Cyrano de Bergerac, Atheist Freethinker

Cyrano de Bergerac

Reference: Will and Ariel Durant, The Story of Civilisation, New York, 1963, Vol. VIII, Chap. XXI, p. 600.

For most of us he is a lover travestied by Rostand, and losing every race to Venus by a nose. The real Cyrano [1619-1655] was not quite frustrated; he played vivaciously with life and love, and fritted away his time to the top of his bent. To the usual education of a wellborn lad he added (with Molière) eager attendance on the lectures of Pierre Gassendi*, the amiable priest who liked Epicurus the materialist and Lucretius the atheist. Cyrano became an esprit especially fort, a libertin in both senses, a freethinker and loose liver. He joined in Paris a company of sacrilegious roisterers, earned repute as a duelist, served in the army, was for a while incapacitated by his wounds, and retired from active venery to philosophy. He wrote the first French philosophical play, and opened the read to Swift by making fun of mankind via travels to unfrequented parts of the cosmos. He laughed at the venerable St. Augustine, ‘that grand personage who assures us, though his mind was illuminated by the Holy Ghost, that in his time the earth was as flat as an oven, and that it floated on the water like half an orange’.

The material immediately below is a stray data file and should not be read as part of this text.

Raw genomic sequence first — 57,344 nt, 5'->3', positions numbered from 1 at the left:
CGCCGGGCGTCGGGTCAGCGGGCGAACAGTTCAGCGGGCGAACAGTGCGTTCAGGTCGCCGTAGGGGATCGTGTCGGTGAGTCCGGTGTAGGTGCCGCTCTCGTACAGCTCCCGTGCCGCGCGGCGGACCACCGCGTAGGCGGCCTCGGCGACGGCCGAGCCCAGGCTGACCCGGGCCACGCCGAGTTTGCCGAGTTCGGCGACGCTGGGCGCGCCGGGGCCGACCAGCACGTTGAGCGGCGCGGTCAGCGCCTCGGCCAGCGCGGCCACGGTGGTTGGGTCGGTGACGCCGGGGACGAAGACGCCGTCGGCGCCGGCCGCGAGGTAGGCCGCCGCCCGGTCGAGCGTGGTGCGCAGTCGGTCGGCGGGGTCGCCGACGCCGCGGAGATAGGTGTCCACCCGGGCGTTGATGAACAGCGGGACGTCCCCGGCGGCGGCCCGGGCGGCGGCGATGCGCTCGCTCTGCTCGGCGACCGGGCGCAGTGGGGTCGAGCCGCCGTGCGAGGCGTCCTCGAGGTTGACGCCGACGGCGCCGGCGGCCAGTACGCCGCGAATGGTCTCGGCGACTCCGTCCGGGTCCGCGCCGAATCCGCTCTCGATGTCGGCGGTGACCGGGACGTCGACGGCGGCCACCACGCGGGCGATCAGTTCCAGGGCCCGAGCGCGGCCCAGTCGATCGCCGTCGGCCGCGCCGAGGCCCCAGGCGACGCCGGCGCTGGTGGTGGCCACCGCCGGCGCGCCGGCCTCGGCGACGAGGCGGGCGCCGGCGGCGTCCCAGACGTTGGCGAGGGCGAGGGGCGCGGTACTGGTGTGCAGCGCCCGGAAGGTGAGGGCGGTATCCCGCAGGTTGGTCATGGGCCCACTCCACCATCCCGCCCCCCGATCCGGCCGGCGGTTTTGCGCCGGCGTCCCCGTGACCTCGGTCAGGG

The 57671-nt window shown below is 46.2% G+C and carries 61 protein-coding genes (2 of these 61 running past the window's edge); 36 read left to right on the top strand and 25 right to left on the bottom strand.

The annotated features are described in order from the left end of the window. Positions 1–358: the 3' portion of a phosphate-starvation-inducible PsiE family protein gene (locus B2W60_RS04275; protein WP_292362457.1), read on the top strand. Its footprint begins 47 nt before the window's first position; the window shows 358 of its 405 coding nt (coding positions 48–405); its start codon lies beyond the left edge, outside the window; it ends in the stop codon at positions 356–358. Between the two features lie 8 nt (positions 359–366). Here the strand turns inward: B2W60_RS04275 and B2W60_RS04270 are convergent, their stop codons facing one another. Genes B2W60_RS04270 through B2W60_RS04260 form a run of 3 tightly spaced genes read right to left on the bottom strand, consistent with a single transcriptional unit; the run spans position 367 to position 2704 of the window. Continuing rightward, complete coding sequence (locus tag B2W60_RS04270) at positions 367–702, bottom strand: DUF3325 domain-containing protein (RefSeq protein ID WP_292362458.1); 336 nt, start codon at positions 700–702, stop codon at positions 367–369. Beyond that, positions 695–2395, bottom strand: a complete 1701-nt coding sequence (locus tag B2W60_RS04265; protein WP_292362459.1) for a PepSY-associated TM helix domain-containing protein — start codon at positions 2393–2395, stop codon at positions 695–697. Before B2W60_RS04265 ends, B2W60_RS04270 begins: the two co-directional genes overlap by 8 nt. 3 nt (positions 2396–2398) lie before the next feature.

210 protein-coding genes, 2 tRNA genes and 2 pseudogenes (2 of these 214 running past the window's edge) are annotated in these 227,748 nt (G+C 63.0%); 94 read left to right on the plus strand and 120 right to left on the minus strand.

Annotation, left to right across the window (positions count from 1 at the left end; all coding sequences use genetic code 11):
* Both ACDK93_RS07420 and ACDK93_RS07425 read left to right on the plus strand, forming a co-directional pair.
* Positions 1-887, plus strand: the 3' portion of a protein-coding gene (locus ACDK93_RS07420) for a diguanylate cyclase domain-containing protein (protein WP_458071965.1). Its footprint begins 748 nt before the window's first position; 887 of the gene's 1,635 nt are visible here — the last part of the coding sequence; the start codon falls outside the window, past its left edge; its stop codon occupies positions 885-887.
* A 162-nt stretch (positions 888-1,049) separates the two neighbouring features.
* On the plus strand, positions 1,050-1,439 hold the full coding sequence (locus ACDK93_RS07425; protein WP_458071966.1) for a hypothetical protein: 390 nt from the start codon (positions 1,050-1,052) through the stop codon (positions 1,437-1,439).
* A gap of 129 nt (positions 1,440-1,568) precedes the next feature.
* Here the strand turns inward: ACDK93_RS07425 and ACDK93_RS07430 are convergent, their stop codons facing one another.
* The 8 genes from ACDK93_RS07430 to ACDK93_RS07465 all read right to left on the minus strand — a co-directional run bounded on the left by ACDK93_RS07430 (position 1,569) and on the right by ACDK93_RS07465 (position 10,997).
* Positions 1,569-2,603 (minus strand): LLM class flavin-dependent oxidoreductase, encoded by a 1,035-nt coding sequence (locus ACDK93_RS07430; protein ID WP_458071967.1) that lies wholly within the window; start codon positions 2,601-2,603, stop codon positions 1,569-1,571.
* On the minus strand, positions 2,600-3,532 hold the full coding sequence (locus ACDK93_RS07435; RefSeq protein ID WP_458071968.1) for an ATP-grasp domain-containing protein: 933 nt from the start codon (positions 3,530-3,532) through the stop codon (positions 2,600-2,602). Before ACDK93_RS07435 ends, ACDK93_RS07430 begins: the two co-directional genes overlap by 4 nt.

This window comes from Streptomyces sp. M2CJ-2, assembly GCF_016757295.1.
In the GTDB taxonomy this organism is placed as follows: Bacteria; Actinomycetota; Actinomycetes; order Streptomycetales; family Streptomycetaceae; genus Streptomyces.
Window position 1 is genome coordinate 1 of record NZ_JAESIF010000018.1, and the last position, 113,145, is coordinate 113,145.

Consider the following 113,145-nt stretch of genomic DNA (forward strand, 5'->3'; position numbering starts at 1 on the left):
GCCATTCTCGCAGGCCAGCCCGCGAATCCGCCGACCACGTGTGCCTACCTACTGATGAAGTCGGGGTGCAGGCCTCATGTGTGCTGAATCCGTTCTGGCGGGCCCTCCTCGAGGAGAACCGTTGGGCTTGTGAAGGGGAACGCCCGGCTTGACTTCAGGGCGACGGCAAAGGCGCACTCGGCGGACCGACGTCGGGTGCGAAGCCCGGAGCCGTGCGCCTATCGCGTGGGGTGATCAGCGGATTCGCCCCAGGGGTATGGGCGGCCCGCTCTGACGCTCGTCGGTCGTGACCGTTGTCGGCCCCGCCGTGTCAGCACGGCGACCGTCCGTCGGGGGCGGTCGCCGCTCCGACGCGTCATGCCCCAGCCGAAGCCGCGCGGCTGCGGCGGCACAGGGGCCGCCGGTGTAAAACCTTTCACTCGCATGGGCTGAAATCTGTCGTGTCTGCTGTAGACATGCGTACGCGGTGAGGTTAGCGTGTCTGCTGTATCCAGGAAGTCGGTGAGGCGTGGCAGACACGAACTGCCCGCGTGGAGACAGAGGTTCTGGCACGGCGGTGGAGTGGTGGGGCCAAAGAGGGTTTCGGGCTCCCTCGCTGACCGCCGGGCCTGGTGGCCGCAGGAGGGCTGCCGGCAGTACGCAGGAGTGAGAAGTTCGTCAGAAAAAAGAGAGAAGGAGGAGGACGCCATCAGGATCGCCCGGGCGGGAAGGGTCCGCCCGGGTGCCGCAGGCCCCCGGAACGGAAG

Cyrano tried his pen in almost every literary form, seldom seriously, but usually finding the nerve. His comedy, Le Pédantjoué, seemed to Molière good enough for poaching a scene or two. His tragedy, La Mort d’Agrippine, was acted once in 1640, was immediately proscribed by the authorities in 1654, and soon the wild young men of Paris were shouting the atheistic lines of its Séjan:

Que sont-ils donc ces dieux ? Des enfants de l’effroi ;
Des beaux riens qu’on adore et sans savoir pourquoi…
Des dieux que l’homme fait, et qui n’ont pas fait l’homme.

“What, then, are these gods? The offspring of our fears; pretty nothings that we adore without knowing why… Gods whom man has made, and who never made man.” And on immortality:

Une heure après la mort notre âme évanouie
Sera ce qu’elle était une heure avant la vie.

“One hour after death our vanished soul will be that which it was an hour before life.”

Soon after this play was printed, Cyrano was struck on the head by a falling beam, and died on the blow, aged thirty-six**.

* Canon of the Catholic Church who attempted to reconcile Epicurean atomism with Christianity. Cyrano was his disciple.

** It is not known whether this was murder or an accident.


It is true that Cyrano had a large nose and was proud of it. He was also a popular poet and a skilled swordsman.

On his death, this freethinker, a contemporary of Boileau and Molière, left behind a comic work of science fiction in which declares that the god-hypothesis is superfluous, as the world is a self-propelled and self-perpetuating machine. In this tale of fantasy , celibacy and chastity are condemned, whereas suicide, cremation and large noses are praised.

« Cyrano, described by many authors as homosexual, is said to have become, around 1640, the lover of the writer and musician D’Assoucy, but they had a bitter falling-out in 1650. » (

According to the death certificate delivered by the parish priest, Cyrano died a Christian. He was buried in the church of Sannois the next day. A remarkable destiny for a freethinker…

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